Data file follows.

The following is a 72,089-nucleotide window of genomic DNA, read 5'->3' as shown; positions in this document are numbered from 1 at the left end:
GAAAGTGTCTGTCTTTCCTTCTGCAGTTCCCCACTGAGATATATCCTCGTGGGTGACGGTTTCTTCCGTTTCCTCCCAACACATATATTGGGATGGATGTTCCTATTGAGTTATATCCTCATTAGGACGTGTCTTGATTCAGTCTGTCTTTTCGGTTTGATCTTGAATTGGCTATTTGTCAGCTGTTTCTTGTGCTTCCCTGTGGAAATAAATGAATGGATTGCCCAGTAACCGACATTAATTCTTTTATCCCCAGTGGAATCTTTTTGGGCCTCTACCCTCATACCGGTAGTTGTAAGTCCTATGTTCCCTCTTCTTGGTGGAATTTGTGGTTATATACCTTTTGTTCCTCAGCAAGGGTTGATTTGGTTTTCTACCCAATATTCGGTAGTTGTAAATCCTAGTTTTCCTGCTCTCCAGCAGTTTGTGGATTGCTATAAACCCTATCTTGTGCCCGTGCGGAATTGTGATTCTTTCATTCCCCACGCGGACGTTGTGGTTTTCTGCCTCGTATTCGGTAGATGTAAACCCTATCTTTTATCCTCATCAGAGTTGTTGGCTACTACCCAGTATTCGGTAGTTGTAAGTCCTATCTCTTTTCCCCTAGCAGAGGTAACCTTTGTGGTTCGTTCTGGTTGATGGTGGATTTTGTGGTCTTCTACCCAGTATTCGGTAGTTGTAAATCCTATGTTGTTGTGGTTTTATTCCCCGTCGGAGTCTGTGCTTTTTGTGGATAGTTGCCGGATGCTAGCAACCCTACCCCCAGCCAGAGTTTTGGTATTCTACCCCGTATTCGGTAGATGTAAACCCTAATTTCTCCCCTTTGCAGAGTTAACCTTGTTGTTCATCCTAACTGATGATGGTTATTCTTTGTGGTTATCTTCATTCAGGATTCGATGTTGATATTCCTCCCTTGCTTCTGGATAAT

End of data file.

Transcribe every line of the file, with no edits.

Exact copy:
The following is a 72,089-nucleotide window of genomic DNA, read 5'->3' as shown; positions in this document are numbered from 1 at the left end:
GAAAGTGTCTGTCTTTCCTTCTGCAGTTCCCCACTGAGATATATCCTCGTGGGTGACGGTTTCTTCCGTTTCCTCCCAACACATATATTGGGATGGATGTTCCTATTGAGTTATATCCTCATTAGGACGTGTCTTGATTCAGTCTGTCTTTTCGGTTTGATCTTGAATTGGCTATTTGTCAGCTGTTTCTTGTGCTTCCCTGTGGAAATAAATGAATGGATTGCCCAGTAACCGACATTAATTCTTTTATCCCCAGTGGAATCTTTTTGGGCCTCTACCCTCATACCGGTAGTTGTAAGTCCTATGTTCCCTCTTCTTGGTGGAATTTGTGGTTATATACCTTTTGTTCCTCAGCAAGGGTTGATTTGGTTTTCTACCCAATATTCGGTAGTTGTAAATCCTAGTTTTCCTGCTCTCCAGCAGTTTGTGGATTGCTATAAACCCTATCTTGTGCCCGTGCGGAATTGTGATTCTTTCATTCCCCACGCGGACGTTGTGGTTTTCTGCCTCGTATTCGGTAGATGTAAACCCTATCTTTTATCCTCATCAGAGTTGTTGGCTACTACCCAGTATTCGGTAGTTGTAAGTCCTATCTCTTTTCCCCTAGCAGAGGTAACCTTTGTGGTTCGTTCTGGTTGATGGTGGATTTTGTGGTCTTCTACCCAGTATTCGGTAGTTGTAAATCCTATGTTGTTGTGGTTTTATTCCCCGTCGGAGTCTGTGCTTTTTGTGGATAGTTGCCGGATGCTAGCAACCCTACCCCCAGCCAGAGTTTTGGTATTCTACCCCGTATTCGGTAGATGTAAACCCTAATTTCTCCCCTTTGCAGAGTTAACCTTGTTGTTCATCCTAACTGATGATGGTTATTCTTTGTGGTTATCTTCATTCAGGATTCGATGTTGATATTCCTCCCTTGCTTCTGGATAAT